Facts about adults in Scouting
in Scouting are from all walks of life. Yet the one thing they share is
the enjoyment of helping young people reach their potential. You may
not be aware of the following facts:
- None of our Leaders are paid – they are all volunteers.
- The majority of our Leaders have full time jobs and a family.
- 44% of our Leaders are female.
- Leaders get involved because they want to have fun and make new friends themselves.
don’t have to be ‘superheroes’ who know everything. They are given
training on the job and learn new skills as they go along. The one
thing that unites our Leaders is the energy and enthusiasm they have
for giving young people the adventure of Scouting
all our volunteers are passionate about what they do, many help out on
a flexible basis due to other commitments. Some may help out once a
week or fortnight whereas others help once a term or at summer camp.
of volunteers help out in Scouting as they are a parent of a current
Member. Many were not Scouts when they were young but have learnt new
skills and made new friends through Scouting.
- Not all volunteers have to wear uniform.
of our adult volunteers say they are more confident in their everyday
lives as a result of their involvement with Scouting.
all adults who volunteer for Scouting work with young people. There are
a variety of other jobs that need to be done such as gardening and
general DIY, organising events, doing the accounts and writing press
releases. This means that adult Leaders who do work directly with young
people do not have to spend all their time doing paperwork.
- All our Leaders are covered by a comprehensive insurance policy while taking part in Scouting.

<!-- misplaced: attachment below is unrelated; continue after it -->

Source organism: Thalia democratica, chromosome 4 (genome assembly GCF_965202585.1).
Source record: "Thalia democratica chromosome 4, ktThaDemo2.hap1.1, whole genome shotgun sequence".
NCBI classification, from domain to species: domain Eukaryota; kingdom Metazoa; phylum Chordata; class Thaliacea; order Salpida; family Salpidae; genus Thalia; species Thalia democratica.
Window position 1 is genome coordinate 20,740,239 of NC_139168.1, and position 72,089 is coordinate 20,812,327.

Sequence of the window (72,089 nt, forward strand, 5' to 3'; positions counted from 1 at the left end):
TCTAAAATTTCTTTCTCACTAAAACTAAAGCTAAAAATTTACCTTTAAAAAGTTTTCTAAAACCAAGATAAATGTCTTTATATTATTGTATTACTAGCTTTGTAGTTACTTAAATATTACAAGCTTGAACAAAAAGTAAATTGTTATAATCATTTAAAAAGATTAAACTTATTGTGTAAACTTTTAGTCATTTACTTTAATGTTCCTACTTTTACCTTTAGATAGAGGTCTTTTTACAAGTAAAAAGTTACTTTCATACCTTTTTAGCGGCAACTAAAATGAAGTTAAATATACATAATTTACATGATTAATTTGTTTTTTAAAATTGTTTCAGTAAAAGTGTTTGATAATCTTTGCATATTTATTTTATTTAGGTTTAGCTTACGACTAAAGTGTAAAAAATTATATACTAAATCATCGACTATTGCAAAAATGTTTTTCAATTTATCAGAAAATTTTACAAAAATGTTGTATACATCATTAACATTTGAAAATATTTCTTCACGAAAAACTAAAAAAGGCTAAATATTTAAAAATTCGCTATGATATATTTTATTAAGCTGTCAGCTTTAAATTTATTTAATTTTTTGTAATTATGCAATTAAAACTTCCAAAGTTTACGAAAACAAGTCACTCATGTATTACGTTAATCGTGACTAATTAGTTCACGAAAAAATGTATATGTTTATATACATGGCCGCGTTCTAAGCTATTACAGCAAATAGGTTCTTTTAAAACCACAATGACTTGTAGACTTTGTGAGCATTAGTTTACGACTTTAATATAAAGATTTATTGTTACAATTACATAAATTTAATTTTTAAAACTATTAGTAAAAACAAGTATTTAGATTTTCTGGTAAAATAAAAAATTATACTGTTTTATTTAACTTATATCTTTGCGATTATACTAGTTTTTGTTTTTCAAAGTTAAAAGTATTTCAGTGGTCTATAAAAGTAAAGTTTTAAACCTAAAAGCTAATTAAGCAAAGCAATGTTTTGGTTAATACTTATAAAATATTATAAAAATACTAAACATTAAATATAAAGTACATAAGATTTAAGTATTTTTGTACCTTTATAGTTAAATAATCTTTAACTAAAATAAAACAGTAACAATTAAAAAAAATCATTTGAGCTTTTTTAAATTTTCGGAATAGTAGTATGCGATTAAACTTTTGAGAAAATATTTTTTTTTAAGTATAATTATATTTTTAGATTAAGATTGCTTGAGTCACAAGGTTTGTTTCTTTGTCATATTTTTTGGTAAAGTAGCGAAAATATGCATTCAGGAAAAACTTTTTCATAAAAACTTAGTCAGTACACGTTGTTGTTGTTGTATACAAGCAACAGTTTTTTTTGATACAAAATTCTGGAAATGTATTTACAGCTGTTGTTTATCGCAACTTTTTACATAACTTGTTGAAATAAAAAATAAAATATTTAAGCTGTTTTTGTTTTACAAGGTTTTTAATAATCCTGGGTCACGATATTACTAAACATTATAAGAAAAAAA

- New Leaders in Scouting go through a criminal records check to ensure they are fit to work with young people.
Everyone has something to give
may feel that you have no skills to offer Scouting - but everyone has
something to give. Doing things such as making squash and organising
games means the Leader has more time to spend with the young people. Do
you have any hobbies and interests that you could share? For example,
are you a qualified First Aider who could run an interactive session or
do you have an interest in nature and could take a Group on a fun walk
through the local woods? If you don’t have time in the evenings when
Groups meet could you use your work skills to help out a few hours a
month to suit you? Are you a gardener, an accountant or work in Public
Relations for example or could you take a Group to your place of work
such as a police station or garden centre?
What you can get out of volunteering
in Scouting is fun and rewarding. You will have the chance to learn new
skills, rediscover adventure, make new friends, spend more time with
your child if they are a Scout and give something back to your
Frequently Asked Questions
How can you help?